The Buffalo CloudStor has been added to the NAS Charts.
The CloudStor is a mash-up of a standard NAS and Pogoplug "personal cloud" device. You can think of it as a Buffalo LinkStation Duo "WXL" series NAS with reduced feature set, plus standard Pogoplug features.
Or you can think of it as a Pogoplug device that supports two built-in 3.5" SATA drives, which also supports SMB file sharing without having to load the PogoDrive client software on machines that want to reach its shares via SMB network browsing.
Either way you think of it, the CS-WX1.0/1D model Buffalo sent for review has the same hardware platform as the aforementioned LinkStation Duo, i.e. 600 MHz Marvell 88F6281 Kirkwood SoC with 128 MB of RAM.
This model comes with one Seagate Barracuda 7200.12 1 TB (ST31000528AS) loaded, leaving the other slot empty. You can also buy a version with a single 2 TB drive loaded (CS-WX2.0/1D) and a 2 TB CloudStor Pro model (CS-WV2.0/1D) that is built on the LinkStation Pro Duo ("WVL") hardware platform, which has a 1.6 GHz Marvell 88F6282 Kirkwood and 256 MB of RAM.
If you decide to add the second drive, you have your choice of treating the drives individually, or configuring a single RAID 0 or 1 volume. Note that there is no RAID level migration. So if you want to move to RAID 0 or 1, you’ll need to back up your data and restore it.
Also note that the OS lives on a partition on the pre-installed drive. So you can’t pull the drive out and start from scratch with a larger drive.
LAN connection is via a single Gigabit Ethernet port that does not support jumbo frames. There is one USB 2.0 port on the rear where you can connect a printer to share via Pogoplug printer sharing.
Buffalo CloudStor rear panel
The CloudStor’s noise was very low despite its fan and I didn’t notice any drive noise in my quiet home office. Power draw measured a meager 9 W with the drive running. There are no drive spindown or other power saving features that I could find.
We’re going to take a look at the CloudStor’s features in more detail in a future SmallCloudBuilder review. But, for now, if you’re familiar with what a Pogoplug can do, you know what a CloudStor can do. The CloudStor does add a few tricks that you don’t normally get on a stock Pogoplug device, i.e.
- SMB network browsing without installing the PogoDrive client
- BitTorrent downloader
- Apple Time Machine backup support
- Emailed notifications
- Multiple users
Actually, the last two features are also supported on standard Pogoplug Biz models [reviewed].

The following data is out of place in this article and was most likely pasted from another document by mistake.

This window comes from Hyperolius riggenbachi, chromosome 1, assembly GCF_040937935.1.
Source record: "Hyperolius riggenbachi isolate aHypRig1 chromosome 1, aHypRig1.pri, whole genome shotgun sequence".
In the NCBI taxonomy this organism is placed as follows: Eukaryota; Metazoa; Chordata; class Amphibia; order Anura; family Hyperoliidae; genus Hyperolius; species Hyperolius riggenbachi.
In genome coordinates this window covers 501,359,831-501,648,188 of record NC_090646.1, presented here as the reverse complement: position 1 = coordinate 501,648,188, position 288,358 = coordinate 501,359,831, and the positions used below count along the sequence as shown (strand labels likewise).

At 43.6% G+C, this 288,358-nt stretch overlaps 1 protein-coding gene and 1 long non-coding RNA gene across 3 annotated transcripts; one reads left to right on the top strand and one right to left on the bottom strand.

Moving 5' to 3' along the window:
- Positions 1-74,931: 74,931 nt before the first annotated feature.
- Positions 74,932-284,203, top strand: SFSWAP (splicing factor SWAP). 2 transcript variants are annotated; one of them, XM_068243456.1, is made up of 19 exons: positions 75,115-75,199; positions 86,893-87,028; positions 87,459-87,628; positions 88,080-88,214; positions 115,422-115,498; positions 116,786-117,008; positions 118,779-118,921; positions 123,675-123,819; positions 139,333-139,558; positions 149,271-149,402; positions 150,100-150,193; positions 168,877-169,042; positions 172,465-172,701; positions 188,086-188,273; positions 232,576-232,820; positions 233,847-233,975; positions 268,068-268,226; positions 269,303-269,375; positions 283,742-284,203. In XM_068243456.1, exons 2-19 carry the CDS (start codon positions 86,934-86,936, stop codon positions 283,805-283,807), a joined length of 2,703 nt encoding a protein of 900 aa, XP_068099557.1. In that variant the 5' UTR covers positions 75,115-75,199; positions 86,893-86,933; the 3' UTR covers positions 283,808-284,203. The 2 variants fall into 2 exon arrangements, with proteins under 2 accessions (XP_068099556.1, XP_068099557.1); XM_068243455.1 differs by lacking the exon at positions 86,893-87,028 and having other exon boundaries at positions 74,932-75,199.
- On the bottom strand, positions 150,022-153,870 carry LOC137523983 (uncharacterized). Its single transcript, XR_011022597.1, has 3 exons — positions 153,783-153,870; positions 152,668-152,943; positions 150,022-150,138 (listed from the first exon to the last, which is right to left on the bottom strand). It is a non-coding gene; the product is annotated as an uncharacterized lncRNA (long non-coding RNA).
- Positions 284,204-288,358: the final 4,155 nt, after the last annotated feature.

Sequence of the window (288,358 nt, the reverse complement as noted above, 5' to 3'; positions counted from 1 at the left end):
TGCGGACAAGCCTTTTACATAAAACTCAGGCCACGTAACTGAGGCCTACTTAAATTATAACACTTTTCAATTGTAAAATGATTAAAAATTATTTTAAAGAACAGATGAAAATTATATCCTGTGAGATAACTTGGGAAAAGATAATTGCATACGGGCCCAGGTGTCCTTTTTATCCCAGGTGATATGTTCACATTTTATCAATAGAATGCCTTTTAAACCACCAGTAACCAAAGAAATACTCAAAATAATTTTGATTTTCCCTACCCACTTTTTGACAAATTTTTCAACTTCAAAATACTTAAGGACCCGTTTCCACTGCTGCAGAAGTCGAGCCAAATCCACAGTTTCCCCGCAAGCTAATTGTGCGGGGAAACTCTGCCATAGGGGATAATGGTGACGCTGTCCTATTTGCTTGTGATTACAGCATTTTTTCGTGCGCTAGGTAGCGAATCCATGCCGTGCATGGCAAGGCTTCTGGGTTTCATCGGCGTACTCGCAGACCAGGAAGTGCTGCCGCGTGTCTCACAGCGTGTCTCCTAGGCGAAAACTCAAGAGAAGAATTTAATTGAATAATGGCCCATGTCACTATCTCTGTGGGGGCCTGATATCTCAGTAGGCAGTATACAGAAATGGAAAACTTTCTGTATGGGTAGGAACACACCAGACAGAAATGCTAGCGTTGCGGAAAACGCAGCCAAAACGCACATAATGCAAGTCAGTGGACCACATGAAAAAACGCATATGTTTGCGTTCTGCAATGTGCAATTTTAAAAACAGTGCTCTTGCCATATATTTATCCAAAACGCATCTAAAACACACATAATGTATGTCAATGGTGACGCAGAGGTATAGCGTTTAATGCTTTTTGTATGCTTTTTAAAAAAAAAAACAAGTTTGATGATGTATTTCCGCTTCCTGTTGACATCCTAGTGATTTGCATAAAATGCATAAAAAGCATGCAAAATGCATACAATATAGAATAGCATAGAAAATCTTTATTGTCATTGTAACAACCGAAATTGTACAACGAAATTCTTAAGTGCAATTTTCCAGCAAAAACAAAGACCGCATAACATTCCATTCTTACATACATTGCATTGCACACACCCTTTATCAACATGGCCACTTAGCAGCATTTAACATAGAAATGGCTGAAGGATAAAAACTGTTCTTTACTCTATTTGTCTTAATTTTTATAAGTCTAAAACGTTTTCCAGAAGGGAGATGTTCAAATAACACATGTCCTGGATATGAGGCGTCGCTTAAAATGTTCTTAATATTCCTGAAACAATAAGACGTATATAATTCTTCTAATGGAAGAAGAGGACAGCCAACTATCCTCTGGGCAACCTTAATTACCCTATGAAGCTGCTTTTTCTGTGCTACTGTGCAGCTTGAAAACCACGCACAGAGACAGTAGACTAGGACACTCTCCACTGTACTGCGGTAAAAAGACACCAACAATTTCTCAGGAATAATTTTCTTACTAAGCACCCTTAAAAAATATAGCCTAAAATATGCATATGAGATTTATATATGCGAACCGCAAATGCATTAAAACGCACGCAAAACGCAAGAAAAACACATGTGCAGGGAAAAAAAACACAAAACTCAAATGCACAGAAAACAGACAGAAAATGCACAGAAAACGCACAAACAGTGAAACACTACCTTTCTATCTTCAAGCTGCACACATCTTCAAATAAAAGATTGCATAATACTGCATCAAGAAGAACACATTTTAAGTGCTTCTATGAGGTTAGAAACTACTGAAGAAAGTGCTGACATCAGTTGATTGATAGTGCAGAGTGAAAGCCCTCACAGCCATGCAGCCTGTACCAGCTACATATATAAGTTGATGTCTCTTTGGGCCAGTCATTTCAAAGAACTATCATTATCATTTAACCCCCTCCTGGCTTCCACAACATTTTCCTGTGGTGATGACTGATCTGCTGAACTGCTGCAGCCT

Performance tests were run with latest 1.00 build 1.17 firmware using our standard test process. I normally don’t run these tests on "cloud" NASes. But since the CloudStor also operates as a standard SMB-browsable NAS, I thought it was fair to see how fast it was for that use.
The Benchmark summary below shows Windows File copy write around 18 MB/s and read at a surprisingly low 6 MB/s. NASPT benchmarks also ran pretty low, with only one breaking 10 MB/s.
CloudStor Benchmark summary
Since the CloudStor runs on the same hardware as the LinkStation Duo, I ran a benchmark plot for it, which is shown below. File copy write speed is about the same as the CloudStor. But every other benchmark is significantly faster.
LinkStation Duo Benchmark summary
Since the CloudStor results were so low, I passed them by Buffalo for a sanity check. They said the results were a bit low, but within reason. But they also offered this explanation (which I’ve lightly edited):
The reason is how CloudStor works.
1. A NAS device running Samba basically does one thing. It receives files over the Ethernet port and then puts them on the file-system/disk.
2. A CloudStor does the same thing. However, it then immediately uses an ingest engine to analyze the file for any metatag data as well as full search-indexing of the file.
The ingest engine slows the file system down, but at the same time provides it the ability for full search-indexing as well as processing of many types of media files. For example, thumbnail and mobile friendly JPEGs, thumbnails and previews of video, etc. All of this background processing slows down even regular Samba file transfers.
So basically, the background processing required by the Pogoplug part of the CloudStor is causing the low benchmark results. We’ll have to wait until Buffalo sends a CloudStor Pro to see if its 1.6 GHz Kirkwood can handle the Pogoplug processing without slowing down SMB performance.
As noted earlier, there is a closer look at how the CloudStor’s dual personality works over on SmallCloudBuilder. You can also use the NAS Charts to further explore and compare the CloudStor’s performance.